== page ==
By Greg Bates
Times Press sports correspondent
After a stellar high school career, leaving the Shiocton girls’ basketball program as its all-time leading scorer, Tina Ubl was ready for the college game.
As a freshman on the Clarke University (Dubuque, Iowa) women’s basketball team, Ubl thought she would get five to 10 minutes of playing time per game. But she proved to her coaches she was worth more than that.
“I think I showed myself right in the beginning,” Ubl said. “I worked really hard throughout the conditioning season and I was just constantly working hard.”
Ubl started 34 of 35 games – she came off the bench on senior night – and logged 26.5 minutes per contest. She played a big role for Clarke as it advanced to its first-ever NAIA Division I tournament, making it all the way to the quarterfinals.
“With her in the starting lineup, she was our energy kid,” Clarke women’s basketball coach Courtney Boyd said. “She came and she was yelling and screaming and smiling and high-fiving and jumping up and down. Her teammates really took to that.”
Ubl finished her freshman season second on the team in scoring (13.3 points per game), rebounding (7.2), assists (2.0) and blocks (27 total) and first in steals (2.1). She was named second-team all-conference.
“Some games I wasn’t the scorer, I wasn’t the rebounder,” Ubl said. “Sometimes I needed to contribute in different ways – assists, steals, and what the team needed in that game.”
The 18-year-old feels like she had a really smooth transition from the high school to college game. In her first career college game, Ubl scored 15 points on 6-for-12 shooting.
“I really didn’t struggle as much as I was thinking I was going to,” Ubl said. “The game is definitely longer and I got a little more tired in college than I did in high school. But I felt like I fit in right away.”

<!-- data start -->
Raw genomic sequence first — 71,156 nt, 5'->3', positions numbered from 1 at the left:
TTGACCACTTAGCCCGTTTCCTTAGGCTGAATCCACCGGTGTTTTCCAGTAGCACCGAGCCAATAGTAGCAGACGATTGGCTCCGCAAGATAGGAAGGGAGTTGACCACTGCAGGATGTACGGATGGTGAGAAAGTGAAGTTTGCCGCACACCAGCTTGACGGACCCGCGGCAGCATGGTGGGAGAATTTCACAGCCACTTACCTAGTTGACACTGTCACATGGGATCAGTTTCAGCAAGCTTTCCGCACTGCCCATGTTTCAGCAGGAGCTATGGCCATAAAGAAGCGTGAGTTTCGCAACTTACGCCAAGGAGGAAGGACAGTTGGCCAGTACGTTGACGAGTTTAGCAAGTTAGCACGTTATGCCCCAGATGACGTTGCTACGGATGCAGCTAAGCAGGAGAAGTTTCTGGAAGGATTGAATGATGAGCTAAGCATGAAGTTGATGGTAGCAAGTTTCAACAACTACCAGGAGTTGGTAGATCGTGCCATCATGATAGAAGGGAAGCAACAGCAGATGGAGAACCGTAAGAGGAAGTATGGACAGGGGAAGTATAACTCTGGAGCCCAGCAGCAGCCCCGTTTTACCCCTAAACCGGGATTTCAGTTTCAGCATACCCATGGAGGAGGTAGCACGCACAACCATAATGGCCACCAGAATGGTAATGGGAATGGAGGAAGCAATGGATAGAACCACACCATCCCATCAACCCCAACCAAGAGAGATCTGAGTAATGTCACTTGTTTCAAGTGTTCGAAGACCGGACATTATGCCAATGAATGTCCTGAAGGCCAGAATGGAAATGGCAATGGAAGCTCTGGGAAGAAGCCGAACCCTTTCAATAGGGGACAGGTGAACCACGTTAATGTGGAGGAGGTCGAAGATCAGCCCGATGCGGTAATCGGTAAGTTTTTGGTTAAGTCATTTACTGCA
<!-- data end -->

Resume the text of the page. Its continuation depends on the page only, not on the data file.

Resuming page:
Early in the season, opponents didn’t have scouting reports on Ubl and she surprised some teams on just how solid of a player she is.
“There were coaches in our conference that also recruited her, so they were not happy with Clarke when we were the ones that got the ‘Yes’ from her and they weren’t,” Boyd said. “But the other coaches that had no idea who she was, I think probably 70 percent of the time after any game it was, ‘Hey, the Ubl kid, she’s a stud.’ As a coach that makes you look like you know what you’re doing when you’ve got a freshman out there that can work that hard and just kind of take the weight off your shoulders.”
Ubl, who pretty much played all five positions at Shiocton, started at the stretch-4 position at Clarke with one of the seniors out of the lineup. In that role, the 5-foot-11 Ubl contributed for the team with rebounding, put-backs, steals and fast-break playoffs. When her teammate returned from injury, Ubl shifted to the 3 position.
“It took away a few rebounds from her just because of the way our senior played, so Tina had to change her game,” Boyd said. “She adjusted really well and obviously those steals and athleticism and fast-break layups are hopefully never going to go away, but she was able to stay on the floor.”